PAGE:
Sunday, July 13, 2014

Accidental Pictures

I was going through my online photo albums and found a lot of "accidental pictures". We've all done it. We have our cell phones or real cameras in hand to take a picture and then something happens and without knowing it we've snapped an unintended picture. I found them to be really interesting, especially as a grouping, and thought I'd share them. This might even become a regular series ...because we know its bound to happen again.








I love it when the camera somehow bends the light like in the photo above.




Thanks for visiting. 


Thursday, June 5, 2014

Spring Laziness and My New Old Iphone 4s

Hello blog. It has been a while. I have much going on here in my world, but little energy to put together a post about it. But that's okay. I am enjoying myself, and my husband, and my yard, which is still a work in progress. The yard, not the husband. He's all good, as am I. ;)

Mr. Magnum moving his bed to the middle of the room. 

I did get an iphone, though, which is a very funny turn of events if you knew Jason and me. When we met, he was an Apple and I was a PC. When it comes to computers that hasn't changed, but when it comes to phones, he is now an Android and I am an Apple. Crazy but true!

Mollie has to let me know she is there.

I've had two android phones since I met him. Before that I still had a flip phone, which I kind of miss every once in a while. Those were simpler times, weren't they? So, why did I get an iphone? I'm a practical girl, and I don't need a lot of bells and whistles in my phones. I do have some requirements, though. I need good battery life, a good camera, and for my phone to react swiftly and appropriately when I tap it (not to lag behind), all of which Apple is known for.  So, I took the plunge. 

I did; however, get a used iphone 4s. I'm not into contracts and there is no way I could buy a new one. This is not an advertisement for them, but have you heard of Ting? They are relatively new, and Jason just switched his phone service over to them and now I am with them, too. What a difference. Great customer service compared to past experiences, which we will not go into because I want to forget how awful it was. We are both in a better place now in the cell phone department. Let's hope it stays that way. 

So, while the phone is wonderful, I am most pleased with the great camera. I've never had so many megapixels to work with before and I've been known to take a lot of pictures with my phone. So, I've been having fun with it. (though, it does keep me from editing all those photos on my real camera.☺)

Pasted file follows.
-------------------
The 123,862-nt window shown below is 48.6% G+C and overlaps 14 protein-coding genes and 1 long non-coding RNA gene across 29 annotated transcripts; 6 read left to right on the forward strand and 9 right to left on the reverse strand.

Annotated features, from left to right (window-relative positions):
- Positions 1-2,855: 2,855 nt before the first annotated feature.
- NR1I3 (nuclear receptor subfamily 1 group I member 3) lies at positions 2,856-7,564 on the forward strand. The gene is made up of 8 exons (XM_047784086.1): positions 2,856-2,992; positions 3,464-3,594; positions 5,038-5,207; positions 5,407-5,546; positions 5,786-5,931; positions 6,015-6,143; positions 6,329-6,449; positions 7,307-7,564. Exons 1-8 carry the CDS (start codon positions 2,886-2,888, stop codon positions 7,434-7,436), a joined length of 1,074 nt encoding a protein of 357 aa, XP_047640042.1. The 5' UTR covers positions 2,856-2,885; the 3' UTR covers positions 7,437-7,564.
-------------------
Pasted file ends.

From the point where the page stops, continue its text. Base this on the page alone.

sculpey clay figures via foobella.blogspot.com
Some of my tiny clay figurines.

I could never get closeup shots like this with my previous phone. There was no adjusting the focus, so anything closeup was just a blur. Not anymore!

diner, coffee and eyeglasses via foobella.blogspot.com
Breakfast at HoneyButter's Kitchen. Cute retro diner feel.

College Deli W&M via foobella.blogspot.com
Lunch at The College Deli. Nice patio. 
Good grilled cheese sandwich, but then, that's kind of hard to mess up.

Around our yard. 

Jason makes good bread

Jason's irises in bloom
Wright Brothers Memorial and a genius via foobella.blogspot.com
Ok, so, this is a picture I took with my iphone, of another picture (me, circa 1984).
Today is Throwback Thursday, though, right? ;)

♥☻♥

~Have a great weekend~


Wednesday, April 9, 2014

28th Annual Gloucester Daffodil Festival 2014

We went to the 28th Annual Gloucester Daffodil Festival this weekend in Gloucester, Virginia. The last time I visited the festival was in 2010 and it certainly has grown a lot since then.


(all photos taken with my cell phone and edited in google+)

Gloucester Daffodil Festival Poster 2014
Winning Daffodil Festival poster by Carol Aldridge
The history of the daffodil in Gloucester County is nearly as old as the county. When Gloucester was formed in 1651 from part of York County, early settlers brought daffodils from England. Settlers soon discovered the soil and weather conditions were good for them. The bulbs were passed from neighbor to neighbor, naturalizing by the beginning of the 20th century. The daffodil industry (which earned the county the title "Daffodil Capital of America") developed during the 1930s and 1940s. [8] 

We got there when it started Saturday morning and found a nice spot to watch the parade, and I must say, it was pretty good, especially thanks to the Tidewater Shrine Club. Wow, do they know how to put on a show. Check out this video of the shriners doing their thing:


If you can't watch the video, a group of Shriners are driving mini racecars down the parade route, all the while doing a fast and tight formation of circles and figure eights. It was pretty exciting to see and a great kick off to the festival.

Here are just a few highlights of the parade:

Parade at 28th Annual Gloucester Daffodil Festival via foobella.blogspot.com

Shriners in parade at 28th Annual Gloucester Daffodil Festival via foobella.blogspot.com

Shriners in parade at 28th Annual Gloucester Daffodil Festival via foobella.blogspot.com

Shriners in parade at 28th Annual Gloucester Daffodil Festival via foobella.blogspot.com

Shriners in parade at 28th Annual Gloucester Daffodil Festival via foobella.blogspot.com
You have got to love Shriners on tricycles. 

Parade at 28th Annual Gloucester Daffodil Festival via foobella.blogspot.com

Parade at 28th Annual Gloucester Daffodil Festival via foobella.blogspot.com

Parade at 28th Annual Gloucester Daffodil Festival via foobella.blogspot.com

Parade at 28th Annual Gloucester Daffodil Festival via foobella.blogspot.com

Parade at 28th Annual Gloucester Daffodil Festival via foobella.blogspot.com

Parade at 28th Annual Gloucester Daffodil Festival via foobella.blogspot.com
Beyond Boobs Breast Cancer Organization with the Good Health Fairy®

Parade at 28th Annual Gloucester Daffodil Festival via foobella.blogspot.com